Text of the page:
Same with Roast..day1 roast, pot. ,Veg, day 2 cold or warm in a pita, next green Chile Verde, next beef and homemade noodles or soup…until it’s gone or freeze it for another day..
    Just cooking for me now …I divvy up the meat into portions and freeze what won’t be eaten until later in the week..
    Next week I plan salmon and tuna..
    I jarred a bunch of beans…they are my go to when I am not hungry for whatever or I add some as a side.
    Hamburger…same thing..hamburger stk4oz, tacos and beans, or pasta , beef and home grown tomatoes…and some cheese..or Chile stew potatoes,chile,onion,Hamburger..water..
    Bread and butter…mmm
    I do have to jot down a few reminders of what I have planned not to waste..
    That’s me now!! Cooking for just one now..
    I did make Spanish rice Last night..I plan on eating on that for 3 days…I love leftover Spanish rice..with some beans one night, some veg another..mix match..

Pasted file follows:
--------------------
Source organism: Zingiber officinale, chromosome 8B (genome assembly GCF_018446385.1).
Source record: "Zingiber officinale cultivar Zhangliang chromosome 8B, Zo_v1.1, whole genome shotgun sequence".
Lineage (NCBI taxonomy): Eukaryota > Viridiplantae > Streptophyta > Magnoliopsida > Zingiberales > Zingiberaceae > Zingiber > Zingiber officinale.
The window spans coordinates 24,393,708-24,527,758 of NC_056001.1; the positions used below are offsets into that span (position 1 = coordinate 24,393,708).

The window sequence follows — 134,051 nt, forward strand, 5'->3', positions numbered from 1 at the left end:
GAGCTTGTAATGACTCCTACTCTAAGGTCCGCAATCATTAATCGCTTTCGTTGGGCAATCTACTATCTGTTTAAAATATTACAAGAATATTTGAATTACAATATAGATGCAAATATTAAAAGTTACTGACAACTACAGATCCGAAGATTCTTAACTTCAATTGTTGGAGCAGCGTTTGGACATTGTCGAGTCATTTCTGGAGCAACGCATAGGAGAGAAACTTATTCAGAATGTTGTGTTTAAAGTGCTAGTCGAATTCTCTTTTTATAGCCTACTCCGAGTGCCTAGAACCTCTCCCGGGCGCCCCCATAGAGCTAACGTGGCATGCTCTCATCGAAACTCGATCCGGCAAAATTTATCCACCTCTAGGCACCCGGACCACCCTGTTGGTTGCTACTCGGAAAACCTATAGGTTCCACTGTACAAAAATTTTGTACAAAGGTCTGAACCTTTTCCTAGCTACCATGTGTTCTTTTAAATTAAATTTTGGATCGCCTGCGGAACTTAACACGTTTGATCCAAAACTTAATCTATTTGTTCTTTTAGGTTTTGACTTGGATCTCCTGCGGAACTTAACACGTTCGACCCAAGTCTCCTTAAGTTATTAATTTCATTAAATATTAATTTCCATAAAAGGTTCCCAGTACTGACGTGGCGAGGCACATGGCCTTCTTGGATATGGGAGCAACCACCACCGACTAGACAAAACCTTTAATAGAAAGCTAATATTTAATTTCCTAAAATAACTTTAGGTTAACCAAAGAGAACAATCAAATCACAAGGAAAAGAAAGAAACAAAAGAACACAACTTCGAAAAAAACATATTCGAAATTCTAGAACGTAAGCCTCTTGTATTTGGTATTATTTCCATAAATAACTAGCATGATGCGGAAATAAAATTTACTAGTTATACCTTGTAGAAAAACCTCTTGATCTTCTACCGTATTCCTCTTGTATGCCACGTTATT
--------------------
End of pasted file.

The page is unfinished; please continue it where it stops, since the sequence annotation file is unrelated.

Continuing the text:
Making homemade pita bread today..first time in awhile..

    • Anita
      July 14, 2018

      Thanks Kathleen for your comment. I understand using one cooking for several meals and that’s the way I used to do my meals too. Before my change to smaller pots I started being very bored with eating leftovers several days in a row. Mainly because I was fixing too much food for one person. No matter how much I changed the leftover its still tasted like leftovers. I think that’s about the same time as I started completely skipping meals. I got the food, stored the food, cooked the food, but then hated the thought of eating that food. My eating is changing though.

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This entry was posted on July 14, 2018 by in $20 a month grocery budget, COOKING FOR ONE OR TWO, DIABETES AND FOOD BANKS.